In the world of finance, the Foundery stands out as a pioneering challenger to the traditional financial institution – think suits, three-letter acronyms and legacy software housed in massive, skyline-dominating buildings. Although the Foundery isn’t alone in this endeavour, the digital financial organisation is still in its earliest days and there are many unanswered questions and unsolved challenges that lie ahead. This is the nature of the challenge that the Foundery has accepted: there will be no obvious answers or solutions.
The key to success, however, is to recognise that with uncertainty comes opportunity – the opportunity to break new technological ground and seek new digital pathways that will one day reshape the world of finance.
This blogpost, however, isn’t about those challenges. Rather it is about the pioneering spirit, embodied by three overlapping spheres of innovation: science, design and engineering.
We understand science as both the body of knowledge and the process by which we try to understand the world. Science is humanity’s attempt to organise the entire universe into testable theories from which we can make predictions about the world.
Here the universe is taken to include the natural world – such as physics
and biology – the social world – such as economics and linguistics – and
the abstract world, such as mathematics and computer science [link].
If the goal of science is to formulate testable theories from which we can make predictions, how does it relate to the Foundery’s challenge of transforming the world of banking?
Science is the sphere that embodies the process of discovery. It is curiosity coupled with the discipline to establish truths and meaning in the world in which we live – including the world of digital disruption which the Foundery inhabits.
The pioneering spirit requires not only the curiosity to break new ground, but also a special kind of scientific curiosity to turn this new ground into groundbreaking discoveries.
Design is the conceptual configuration of an idea, process or object. It is understood as the formulation of both the aesthetic and functional specifications of the object, idea or process.
To put it more simply in the words of the late Steve Jobs, arguably one of the most significant pioneers of the 21st century:
“Design is not just what it looks and feels like. Design is how it works.”
Whereas science is concerned with trying to understand the world that humanity occupies, design is concerned with the things – objects, ideas and processes – which humanity adds to the world, and how they look and how they work.
At the Foundery, the pioneering spirit is more than just breaking new ground: it is the creation of accessible pathways, including new solutions and disruptive technologies. Design is the process of creating new solutions – not just planning and configuring what these solutions are, but experimenting with how they look and work.
Thus design is the sphere which embodies experimentation. It is the courage to try something new, unencumbered by the fear of failure. It is the willpower to try over and over again until something great can be achieved.
Engineering is the application of science to solve problems in the real world. At one level engineering is the intersection of science and design – combining scientific knowledge with principles from design – but taken on the whole engineering is more that: it encompasses the design, control and scaling of constructive and systematic solutions to real world problems.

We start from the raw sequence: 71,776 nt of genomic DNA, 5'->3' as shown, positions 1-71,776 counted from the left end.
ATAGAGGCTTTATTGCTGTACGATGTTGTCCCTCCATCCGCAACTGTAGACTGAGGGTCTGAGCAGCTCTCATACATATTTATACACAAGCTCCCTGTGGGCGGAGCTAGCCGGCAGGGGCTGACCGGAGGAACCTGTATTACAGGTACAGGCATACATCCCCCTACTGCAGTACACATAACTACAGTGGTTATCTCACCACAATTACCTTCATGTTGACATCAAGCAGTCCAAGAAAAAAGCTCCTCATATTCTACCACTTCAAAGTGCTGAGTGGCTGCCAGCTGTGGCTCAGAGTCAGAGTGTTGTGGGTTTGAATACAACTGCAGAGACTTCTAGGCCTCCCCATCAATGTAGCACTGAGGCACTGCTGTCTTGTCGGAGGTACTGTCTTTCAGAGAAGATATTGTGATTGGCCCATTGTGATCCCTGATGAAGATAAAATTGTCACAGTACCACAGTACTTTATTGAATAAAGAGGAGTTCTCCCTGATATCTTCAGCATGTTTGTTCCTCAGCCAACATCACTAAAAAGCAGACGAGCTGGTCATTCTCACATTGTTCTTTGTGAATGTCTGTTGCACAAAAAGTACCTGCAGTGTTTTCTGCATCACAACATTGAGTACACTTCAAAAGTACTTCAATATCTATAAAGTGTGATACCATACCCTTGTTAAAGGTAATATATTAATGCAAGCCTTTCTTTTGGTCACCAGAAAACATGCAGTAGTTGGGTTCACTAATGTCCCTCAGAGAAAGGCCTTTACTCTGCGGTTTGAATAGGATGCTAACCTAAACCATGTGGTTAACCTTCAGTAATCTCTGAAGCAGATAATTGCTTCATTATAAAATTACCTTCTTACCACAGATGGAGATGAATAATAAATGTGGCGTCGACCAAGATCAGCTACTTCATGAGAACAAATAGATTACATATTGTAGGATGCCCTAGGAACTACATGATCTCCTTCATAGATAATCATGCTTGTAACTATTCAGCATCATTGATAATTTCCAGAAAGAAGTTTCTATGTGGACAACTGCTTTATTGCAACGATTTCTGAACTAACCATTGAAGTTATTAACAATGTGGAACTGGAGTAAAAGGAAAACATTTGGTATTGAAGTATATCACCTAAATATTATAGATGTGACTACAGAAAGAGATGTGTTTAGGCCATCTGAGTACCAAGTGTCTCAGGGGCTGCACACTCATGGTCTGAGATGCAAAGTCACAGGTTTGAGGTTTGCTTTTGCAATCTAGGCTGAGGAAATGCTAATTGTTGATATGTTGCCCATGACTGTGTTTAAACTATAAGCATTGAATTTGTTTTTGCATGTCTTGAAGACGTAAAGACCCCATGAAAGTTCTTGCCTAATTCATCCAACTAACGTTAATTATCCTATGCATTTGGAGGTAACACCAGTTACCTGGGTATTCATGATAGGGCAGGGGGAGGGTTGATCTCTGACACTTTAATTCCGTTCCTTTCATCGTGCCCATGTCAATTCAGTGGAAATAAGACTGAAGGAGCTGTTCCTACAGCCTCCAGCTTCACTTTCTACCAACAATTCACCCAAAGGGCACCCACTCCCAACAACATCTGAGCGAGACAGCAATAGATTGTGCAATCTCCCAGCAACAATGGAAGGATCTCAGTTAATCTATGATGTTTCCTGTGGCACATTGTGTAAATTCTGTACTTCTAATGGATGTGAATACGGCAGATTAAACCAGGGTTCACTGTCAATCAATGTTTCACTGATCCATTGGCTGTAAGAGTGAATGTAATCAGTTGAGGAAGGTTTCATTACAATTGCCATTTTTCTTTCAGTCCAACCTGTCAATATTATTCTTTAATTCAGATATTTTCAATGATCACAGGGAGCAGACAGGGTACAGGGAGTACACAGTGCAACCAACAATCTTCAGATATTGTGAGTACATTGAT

In the past engineering was typically associated with physical systems such as chemical processes and mechanical engines. In today’s technological age, we also associate engineering with abstract information systems and computer programmes.
Now financial institutions can be viewed as massive, highly complex and highly specialised information systems. So from this perspective, one part of the Foundery’s task is to engineer the processes, interfaces and information networks of the bank of the future.
Engineering is the sphere which embodies problem solving. It is one thing to break new ground and make new discoveries and experiment with new solutions, but something else entirely to translate the pioneering spirit into technologies and systems with the potential to change the world.
Bringing the Spheres Together
On their own, science, design and engineering represent different aspects of the creation process: science is the process of discovery, design is the process of experimentation and refinement and engineering is the process of problem solving. But this view alone suggests that there is a linear order to the creation process: that each process must take place in phases.
This isn’t my view and certainly isn’t the aim of this blogpost. Rather, my interpretation of science, design and engineering is that they are abstract, multi-dimensional spheres which embody the creative process. They are self-contained concepts which exist in their own right, but with clear points of intersection which link science, design and engineering. Together they are a whole which is greater than the sum of its parts.
Whether it is the blockchain exchange, the novel application of machine learning to existing financial services or even our partnership-based organisational structure, science, design and engineering are very much at the Foundery’s core. These three spheres embody the pioneering spirit which drives our purpose: from the curiosity to explore more, to the courage to try more and the resolve to do more.
by Jonathan Sinai